How does Minnesota address impaired driving?
The state of Minnesota has very strict penalties for impaired driving offenses including jail time, plate impoundment, loss of driving privileges and more.
Most drivers in Minnesota should know that if they choose to drive a vehicle after consuming alcohol, they could be at risk for an impaired driving offense. It is a fact that stopping for a casual drink on the way home from work with colleagues or having a glass of wine at a holiday family gathering and then driving home is socially acceptable. Nonetheless, the moment a person is stopped for any form of impairment related to these acts, the social view of the person can change.
Even the term ” drunk driver” makes it painfully obvious just how difficult life can be for someone facing these charges. In addition to the social stereotype that a person arrested for impaired driving is irresponsible, there are serious penalties to be faced. Understanding these is important for anyone who drives in Minnesota.
Legal limit for intoxication
Minnesota acknowledges a blood alcohol content of 0.08 percent as legally intoxicated. However, a driver may be arrested for drunk driving with a BAC below this limit if impairment can be demonstrated. Some penalties may be even harsher for a driver with a blood alcohol content over 0.15 percent.
Misdemeanor and felony charges
A person arrested for driving under the influence may face misdemeanor, gross misdemeanor or felony charges. Some of the factors that influence the ultimate charge include the person’s BAC at the time of arrest, the existence of any previous drunk driving convictions and whether or not an accident was involved.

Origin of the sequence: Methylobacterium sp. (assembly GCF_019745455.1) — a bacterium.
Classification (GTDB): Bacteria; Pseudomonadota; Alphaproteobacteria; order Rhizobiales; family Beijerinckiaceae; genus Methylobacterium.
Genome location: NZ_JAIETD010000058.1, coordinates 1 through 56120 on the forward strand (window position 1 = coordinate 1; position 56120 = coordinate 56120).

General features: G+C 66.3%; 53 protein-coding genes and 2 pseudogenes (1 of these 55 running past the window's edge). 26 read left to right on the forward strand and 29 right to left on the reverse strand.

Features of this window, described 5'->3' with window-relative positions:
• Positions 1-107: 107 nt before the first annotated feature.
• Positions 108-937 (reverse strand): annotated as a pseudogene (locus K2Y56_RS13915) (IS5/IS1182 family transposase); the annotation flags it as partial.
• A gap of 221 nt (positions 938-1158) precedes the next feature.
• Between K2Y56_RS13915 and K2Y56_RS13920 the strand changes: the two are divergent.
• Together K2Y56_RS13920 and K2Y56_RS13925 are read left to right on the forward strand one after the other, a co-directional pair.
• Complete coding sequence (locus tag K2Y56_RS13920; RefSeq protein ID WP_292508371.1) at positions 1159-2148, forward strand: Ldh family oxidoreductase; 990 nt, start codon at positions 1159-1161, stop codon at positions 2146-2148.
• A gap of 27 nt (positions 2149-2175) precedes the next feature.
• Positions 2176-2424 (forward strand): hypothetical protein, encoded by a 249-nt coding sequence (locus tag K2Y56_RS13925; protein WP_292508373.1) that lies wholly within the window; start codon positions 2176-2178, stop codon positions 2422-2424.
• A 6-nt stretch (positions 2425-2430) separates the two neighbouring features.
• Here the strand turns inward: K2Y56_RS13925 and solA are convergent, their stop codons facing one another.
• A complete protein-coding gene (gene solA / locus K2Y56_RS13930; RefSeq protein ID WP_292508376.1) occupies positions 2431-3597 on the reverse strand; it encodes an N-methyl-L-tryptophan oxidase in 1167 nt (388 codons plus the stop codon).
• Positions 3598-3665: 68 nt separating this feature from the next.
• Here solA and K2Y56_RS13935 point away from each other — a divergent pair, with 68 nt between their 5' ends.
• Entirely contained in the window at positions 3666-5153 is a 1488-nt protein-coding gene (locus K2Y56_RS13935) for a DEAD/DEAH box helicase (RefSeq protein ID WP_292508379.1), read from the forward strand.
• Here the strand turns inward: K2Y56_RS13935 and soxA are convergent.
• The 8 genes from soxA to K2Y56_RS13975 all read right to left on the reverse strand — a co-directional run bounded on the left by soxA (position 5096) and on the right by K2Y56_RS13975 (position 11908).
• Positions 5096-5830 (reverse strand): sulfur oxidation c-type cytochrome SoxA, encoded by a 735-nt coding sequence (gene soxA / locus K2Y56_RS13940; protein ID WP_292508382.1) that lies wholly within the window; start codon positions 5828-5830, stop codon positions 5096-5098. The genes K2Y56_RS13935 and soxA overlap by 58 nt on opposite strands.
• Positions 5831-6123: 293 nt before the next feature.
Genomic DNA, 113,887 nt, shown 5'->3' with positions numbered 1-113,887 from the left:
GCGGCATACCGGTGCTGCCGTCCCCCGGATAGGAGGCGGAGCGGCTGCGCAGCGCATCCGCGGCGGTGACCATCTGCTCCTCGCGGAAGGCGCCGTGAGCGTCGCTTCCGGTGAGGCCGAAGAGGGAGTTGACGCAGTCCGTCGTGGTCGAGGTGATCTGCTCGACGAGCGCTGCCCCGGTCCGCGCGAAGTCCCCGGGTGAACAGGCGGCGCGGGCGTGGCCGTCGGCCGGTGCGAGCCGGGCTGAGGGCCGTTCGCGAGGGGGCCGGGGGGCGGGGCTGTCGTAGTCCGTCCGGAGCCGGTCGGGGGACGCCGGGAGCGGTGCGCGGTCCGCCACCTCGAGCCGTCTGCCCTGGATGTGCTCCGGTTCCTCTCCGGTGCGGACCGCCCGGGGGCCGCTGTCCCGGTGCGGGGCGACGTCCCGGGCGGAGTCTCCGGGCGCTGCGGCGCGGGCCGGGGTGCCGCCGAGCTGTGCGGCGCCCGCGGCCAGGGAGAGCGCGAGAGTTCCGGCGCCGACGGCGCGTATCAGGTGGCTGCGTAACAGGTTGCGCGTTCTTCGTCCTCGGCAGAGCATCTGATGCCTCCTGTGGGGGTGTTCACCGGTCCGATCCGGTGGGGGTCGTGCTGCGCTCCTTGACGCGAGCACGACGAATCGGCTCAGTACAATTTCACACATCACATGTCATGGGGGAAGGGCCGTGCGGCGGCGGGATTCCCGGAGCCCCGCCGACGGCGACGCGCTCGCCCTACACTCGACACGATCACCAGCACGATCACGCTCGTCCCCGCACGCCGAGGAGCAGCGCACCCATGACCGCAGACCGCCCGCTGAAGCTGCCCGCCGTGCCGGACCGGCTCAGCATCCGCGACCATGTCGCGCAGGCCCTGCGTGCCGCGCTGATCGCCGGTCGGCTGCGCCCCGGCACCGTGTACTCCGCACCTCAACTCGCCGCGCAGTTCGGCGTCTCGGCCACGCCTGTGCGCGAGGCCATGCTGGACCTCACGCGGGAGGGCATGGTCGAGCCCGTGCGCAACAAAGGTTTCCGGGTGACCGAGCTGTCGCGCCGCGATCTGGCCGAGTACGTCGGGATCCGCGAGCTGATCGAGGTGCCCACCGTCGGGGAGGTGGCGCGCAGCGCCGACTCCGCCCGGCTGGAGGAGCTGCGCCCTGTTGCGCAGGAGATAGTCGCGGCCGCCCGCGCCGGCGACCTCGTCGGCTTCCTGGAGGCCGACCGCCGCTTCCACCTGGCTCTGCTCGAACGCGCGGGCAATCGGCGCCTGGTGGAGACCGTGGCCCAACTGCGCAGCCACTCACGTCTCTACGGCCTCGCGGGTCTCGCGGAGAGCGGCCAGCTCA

Some felony charges can send drivers to prison for as long as 10 years and result in fines as high as $20,000.
Loss of driving privileges
Even a first-time DWI or DUI conviction can find a person losing the right to drive for some time. If the driver’s BAC was 0.15 or less and there are no previous convictions on record, the license suspension period may be for 90 days. If the BAC was 0.15 or less but there was even just one prior conviction, the license suspension period may last 12 months.
Use of ignition interlock devices
Some drivers may be eligible to install and use ignition interlock devices in order to regain the ability to drive. All costs for IIDs must be paid by the drivers. Sometimes use of an IID allows full driving privileges but in some cases people may still be limited as to when, where and why they can drive.
Defendants deserve help
People arrested for impaired driving are still people and they deserve the change to a good defense. Talking to an attorney after being charged with drunk driving in Minnesota is recommended as a way of understanding the law and the criminal defense process.
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